Obituary: Sister Marion Egan MacDonald (Sister Mary Loretto) 1920-2012
June 2, 2013

Sister Marion MacDonald in 2005 at the opening of the Marion Hospice in Vancouver, named in her honour.

Sister Marion E. MacDonald of the Sisters of Charity of the Immaculate Conception was born in Saskatoon, Saskatchewan in 1920. Her parents, Bernard and Marion (Egan) MacDonald, had moved west from Prince Edward Island. They sent her to local Catholic and public schools except for her Grade XII year which she completed at St Joseph’s Convent in Rosetown. Marion chose to train as a nurse at Holy Family Hospital in Prince Albert. She worked in the west for two years before entering the Novitiate of the Sisters of Charity of the Immaculate Conception in Saint John NB in 1944. After her profession as Sister Mary Loretto, she studied for her Bachelor of Science in Nursing at St Francis Xavier University in Antigonish, NS, and her Masters in Hospital Administration in St Louis, Missouri. Sister taught and administered at Holy Family School of Nursing in Prince Albert. From 1953 to 1957 she served as Assistant Administrator at St Joseph’s Hospital, Saint John, taking part in the building of a new hospital and the school of nursing.

From 1957 to 1980 Sister Marion MacDonald directed St Vincent’s Hospital in Vancouver. She oversaw the development of extended care and geriatric psychiatric services while serving on health care boards and committees. As well, Sister was a traveling member of her congregation’s general council, going to meetings in Prince Albert and Saint John. In 1980 and again in 1990 she was elected to that council and served as the Vicar General responsible for health care institutions of the congregation. In St John she founded the Single Parent Resource Centre, now the Family Resource Centre. She directed the Ruth Ross Residence, bringing changes for the welfare of her Sisters.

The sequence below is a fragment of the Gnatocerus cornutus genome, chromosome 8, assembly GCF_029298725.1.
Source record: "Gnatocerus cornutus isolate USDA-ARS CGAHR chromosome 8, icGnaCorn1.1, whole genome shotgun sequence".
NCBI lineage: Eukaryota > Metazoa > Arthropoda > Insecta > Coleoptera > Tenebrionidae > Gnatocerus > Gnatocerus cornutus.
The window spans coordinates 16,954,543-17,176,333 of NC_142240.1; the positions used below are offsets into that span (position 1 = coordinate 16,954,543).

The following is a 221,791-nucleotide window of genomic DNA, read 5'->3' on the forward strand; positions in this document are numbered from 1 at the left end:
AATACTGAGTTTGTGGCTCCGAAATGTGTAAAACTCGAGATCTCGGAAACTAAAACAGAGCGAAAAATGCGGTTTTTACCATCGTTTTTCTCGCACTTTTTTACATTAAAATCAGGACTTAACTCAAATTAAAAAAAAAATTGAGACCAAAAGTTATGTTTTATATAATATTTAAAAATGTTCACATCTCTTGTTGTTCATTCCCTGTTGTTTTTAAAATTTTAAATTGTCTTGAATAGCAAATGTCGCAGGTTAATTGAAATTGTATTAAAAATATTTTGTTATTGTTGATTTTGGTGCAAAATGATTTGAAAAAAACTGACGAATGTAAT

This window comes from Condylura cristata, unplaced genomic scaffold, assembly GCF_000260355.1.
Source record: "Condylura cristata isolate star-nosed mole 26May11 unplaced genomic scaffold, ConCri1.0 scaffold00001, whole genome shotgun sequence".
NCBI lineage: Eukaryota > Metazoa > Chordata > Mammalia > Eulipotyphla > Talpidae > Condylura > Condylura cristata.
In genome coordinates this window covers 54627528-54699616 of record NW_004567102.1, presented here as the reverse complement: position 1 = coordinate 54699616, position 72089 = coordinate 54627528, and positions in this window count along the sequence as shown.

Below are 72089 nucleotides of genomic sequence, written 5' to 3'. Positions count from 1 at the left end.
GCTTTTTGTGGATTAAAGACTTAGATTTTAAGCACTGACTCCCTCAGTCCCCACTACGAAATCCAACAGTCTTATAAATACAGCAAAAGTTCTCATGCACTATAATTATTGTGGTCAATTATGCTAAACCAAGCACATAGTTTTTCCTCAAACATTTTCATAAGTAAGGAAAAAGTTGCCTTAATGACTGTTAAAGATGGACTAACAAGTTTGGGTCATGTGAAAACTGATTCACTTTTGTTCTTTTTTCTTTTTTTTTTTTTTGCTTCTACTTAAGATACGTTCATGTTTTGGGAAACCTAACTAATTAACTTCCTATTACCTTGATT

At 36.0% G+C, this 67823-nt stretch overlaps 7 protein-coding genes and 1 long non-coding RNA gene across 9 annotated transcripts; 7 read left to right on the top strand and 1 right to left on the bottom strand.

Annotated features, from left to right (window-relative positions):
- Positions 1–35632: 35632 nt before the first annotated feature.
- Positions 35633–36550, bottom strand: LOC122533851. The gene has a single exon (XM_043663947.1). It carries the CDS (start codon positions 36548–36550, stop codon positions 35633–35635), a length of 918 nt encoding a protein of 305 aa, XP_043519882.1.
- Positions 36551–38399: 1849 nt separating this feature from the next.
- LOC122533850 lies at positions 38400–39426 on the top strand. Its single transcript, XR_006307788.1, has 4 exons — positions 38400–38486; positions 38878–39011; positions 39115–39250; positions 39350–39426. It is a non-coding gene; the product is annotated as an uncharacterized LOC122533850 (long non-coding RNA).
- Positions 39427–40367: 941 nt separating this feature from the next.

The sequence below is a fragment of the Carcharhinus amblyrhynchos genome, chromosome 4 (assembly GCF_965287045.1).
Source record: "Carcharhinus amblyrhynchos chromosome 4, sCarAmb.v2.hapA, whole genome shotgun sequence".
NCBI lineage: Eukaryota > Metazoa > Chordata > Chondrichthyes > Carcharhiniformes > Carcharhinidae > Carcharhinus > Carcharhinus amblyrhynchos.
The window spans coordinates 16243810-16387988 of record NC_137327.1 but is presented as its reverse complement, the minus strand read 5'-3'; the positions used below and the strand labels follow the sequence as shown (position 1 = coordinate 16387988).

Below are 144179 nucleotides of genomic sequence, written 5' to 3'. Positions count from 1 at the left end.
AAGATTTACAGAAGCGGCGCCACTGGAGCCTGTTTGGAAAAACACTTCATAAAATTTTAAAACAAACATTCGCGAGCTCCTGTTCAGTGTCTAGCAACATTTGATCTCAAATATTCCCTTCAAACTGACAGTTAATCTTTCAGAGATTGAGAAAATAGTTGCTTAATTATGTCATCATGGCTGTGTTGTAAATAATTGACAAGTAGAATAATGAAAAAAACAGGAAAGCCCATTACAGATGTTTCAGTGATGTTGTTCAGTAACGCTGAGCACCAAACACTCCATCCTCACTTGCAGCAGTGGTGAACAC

In 1998 Sister Marion MacDonald retired to Vancouver, taking up volunteer work at St Vincent’s Hospital as well as with the RCIA at Holy Name Parish. Sister served on boards including the Tapestry Foundation for Health Care. In 2005 the hospice at Windermere Care Centre, operated by Providence Health Care, was named the Marion Hospice in honor of her contributions. In 2011 Sister Marion returned again to Saint John to live at the Ruth Ross Residence. She passed away there November 15, 2012.

In 2008 when I was writing a history of the Archdiocese of Vancouver, a non-Catholic academic recommended I consult Sister Marion MacDonald on the development of Catholic health care. Sister gave me valuable insights on the contributions of religious congregations of women in hospitals and in the community. For example, her congregation, the Sisters of Charity of the Immaculate Conception, came to 9 Spring 2013 ISSN 1182-9214 Volume XXVII, Number 1 Vancouver in the late 1920s to teach in parochial schools and nurse in hospitals. They also helped pioneer an inner-city health clinic in the 1930s and the changeover from religious to lay hospital administration fifty years later.

Sister Marion’s life story shows how Sisters brought vision, energy and skills from the Maritimes and the Prairies to Catholic and public health care in British Columbia, and shared western developments with Maritime health care providers. Many people were blessed by Sister Marion’s vision, determination and generosity. Her biography reminds historians of the role of religious women in the evolution of Canadian medicare and that we ought to be writing about that.

Jacqueline Gresko, Corpus Christi College, Vancouver.

Thanks to Elizabeth McGahan in Saint John NB for providing me with the Witness Statement of Sister Ann Marie McGloan; the Necrological record prepared by Sister Monica Plante, and the Eulogy by Msgr Brian Sheehan.

Jacqueline Gresko, CCHA President-General